Editor’s note: This article was originally published in 2017. It has been updated for accuracy and to reflect modern practices.
While category pages aren’t as flashy as their product page counterparts, they’re equally important for your search engine optimization efforts — and for converting your customers to purchase.
When shoppers arrive at your category pages, they’re still reviewing their options. It’s your job to move them to the next step, whether that’s viewing subcategories or particular product pages.
But, how do you get those shoppers to your category pages in the first place?
Today, we’ll share the six eCommerce category page SEO practices that our team uses to drive organic traffic to our clients’ sites — and, subsequently, to push those visitors to the next stage in the buying journey.
eCommerce Category Page Best Practices for SEO
Category pages are notoriously tricky for inexperienced marketing teams. With a large product grid, adding SEO content (written for shoppers, not crawl bots) is a delicate balance, especially when you want to improve your conversion rates.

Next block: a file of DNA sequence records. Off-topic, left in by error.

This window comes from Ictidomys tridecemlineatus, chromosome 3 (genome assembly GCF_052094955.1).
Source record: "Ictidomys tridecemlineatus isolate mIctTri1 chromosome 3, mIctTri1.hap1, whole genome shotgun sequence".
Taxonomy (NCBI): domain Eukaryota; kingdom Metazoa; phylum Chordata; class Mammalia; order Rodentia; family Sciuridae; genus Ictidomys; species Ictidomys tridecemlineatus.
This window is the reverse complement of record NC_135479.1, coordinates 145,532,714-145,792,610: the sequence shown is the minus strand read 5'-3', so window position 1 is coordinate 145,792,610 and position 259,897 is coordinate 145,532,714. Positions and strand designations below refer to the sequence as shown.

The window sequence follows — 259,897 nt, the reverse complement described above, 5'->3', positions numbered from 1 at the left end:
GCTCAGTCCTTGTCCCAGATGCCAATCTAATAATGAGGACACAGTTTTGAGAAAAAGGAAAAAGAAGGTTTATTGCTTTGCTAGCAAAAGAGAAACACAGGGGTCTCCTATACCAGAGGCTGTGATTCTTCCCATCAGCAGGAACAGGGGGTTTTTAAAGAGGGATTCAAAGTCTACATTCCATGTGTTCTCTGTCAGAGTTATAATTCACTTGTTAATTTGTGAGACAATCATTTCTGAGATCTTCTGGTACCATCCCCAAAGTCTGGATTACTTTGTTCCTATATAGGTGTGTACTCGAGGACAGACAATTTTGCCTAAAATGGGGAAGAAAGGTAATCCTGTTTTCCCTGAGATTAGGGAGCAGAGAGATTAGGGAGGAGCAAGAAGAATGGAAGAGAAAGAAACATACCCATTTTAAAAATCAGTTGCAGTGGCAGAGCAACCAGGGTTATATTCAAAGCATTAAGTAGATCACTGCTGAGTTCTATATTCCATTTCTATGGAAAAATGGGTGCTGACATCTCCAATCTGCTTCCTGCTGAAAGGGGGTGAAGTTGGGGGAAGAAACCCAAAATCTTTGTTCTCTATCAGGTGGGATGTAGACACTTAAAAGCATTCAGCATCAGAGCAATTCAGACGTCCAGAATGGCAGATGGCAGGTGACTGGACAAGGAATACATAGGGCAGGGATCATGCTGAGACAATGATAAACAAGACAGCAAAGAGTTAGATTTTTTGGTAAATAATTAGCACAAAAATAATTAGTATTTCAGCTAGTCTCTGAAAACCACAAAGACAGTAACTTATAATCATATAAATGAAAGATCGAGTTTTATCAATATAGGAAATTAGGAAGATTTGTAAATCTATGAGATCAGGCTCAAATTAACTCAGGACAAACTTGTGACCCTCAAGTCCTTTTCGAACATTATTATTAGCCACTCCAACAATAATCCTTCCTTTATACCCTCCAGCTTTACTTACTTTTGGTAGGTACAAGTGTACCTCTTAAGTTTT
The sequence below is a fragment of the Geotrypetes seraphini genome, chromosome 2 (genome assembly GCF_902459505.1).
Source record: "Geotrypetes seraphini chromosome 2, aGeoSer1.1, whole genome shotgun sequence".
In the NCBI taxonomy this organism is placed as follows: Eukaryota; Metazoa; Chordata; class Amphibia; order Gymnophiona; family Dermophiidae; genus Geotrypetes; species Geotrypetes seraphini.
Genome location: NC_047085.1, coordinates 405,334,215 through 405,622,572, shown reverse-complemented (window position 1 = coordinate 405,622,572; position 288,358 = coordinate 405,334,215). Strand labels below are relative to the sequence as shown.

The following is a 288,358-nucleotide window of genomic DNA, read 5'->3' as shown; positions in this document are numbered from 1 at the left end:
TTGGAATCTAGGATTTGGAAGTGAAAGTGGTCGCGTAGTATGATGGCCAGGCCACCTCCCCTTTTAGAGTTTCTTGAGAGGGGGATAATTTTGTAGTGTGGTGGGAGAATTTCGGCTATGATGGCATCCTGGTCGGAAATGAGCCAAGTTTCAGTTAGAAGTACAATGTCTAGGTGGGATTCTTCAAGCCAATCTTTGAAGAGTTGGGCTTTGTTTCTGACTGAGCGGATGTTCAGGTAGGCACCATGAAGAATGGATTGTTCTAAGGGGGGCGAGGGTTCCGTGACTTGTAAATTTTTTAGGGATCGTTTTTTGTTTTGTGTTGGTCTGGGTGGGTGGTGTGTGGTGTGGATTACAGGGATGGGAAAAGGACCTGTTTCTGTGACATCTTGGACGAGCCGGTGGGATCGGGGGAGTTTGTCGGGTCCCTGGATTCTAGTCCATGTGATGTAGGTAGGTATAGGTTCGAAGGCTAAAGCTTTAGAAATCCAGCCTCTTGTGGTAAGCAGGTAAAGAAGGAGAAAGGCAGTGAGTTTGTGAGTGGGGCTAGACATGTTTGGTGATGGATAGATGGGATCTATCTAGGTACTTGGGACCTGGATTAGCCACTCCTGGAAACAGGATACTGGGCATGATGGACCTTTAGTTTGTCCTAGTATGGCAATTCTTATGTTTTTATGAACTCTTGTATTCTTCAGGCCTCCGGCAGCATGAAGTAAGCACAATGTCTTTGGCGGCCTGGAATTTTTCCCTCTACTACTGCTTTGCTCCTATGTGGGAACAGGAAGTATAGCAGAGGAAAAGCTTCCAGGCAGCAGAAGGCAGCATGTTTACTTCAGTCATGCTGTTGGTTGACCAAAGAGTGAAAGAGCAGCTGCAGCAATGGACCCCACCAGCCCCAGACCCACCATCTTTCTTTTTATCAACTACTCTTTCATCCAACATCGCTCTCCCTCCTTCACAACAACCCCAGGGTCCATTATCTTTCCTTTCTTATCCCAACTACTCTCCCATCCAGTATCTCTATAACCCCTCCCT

Get started with these six strategies, which we’ve deployed with success across dozens of eCommerce websites.
- Create a keyword research strategy.
- Create effective SEO content.
- Use the right schema markup.
- Improve your internal navigation.
- Focus on your technical performance.
- Add internal linking.
We recommend combining these with our product page SEO tips for the best results.
1. Conduct your keyword research and create a strategy.
The first step in your category optimization: creating a target keyword strategy.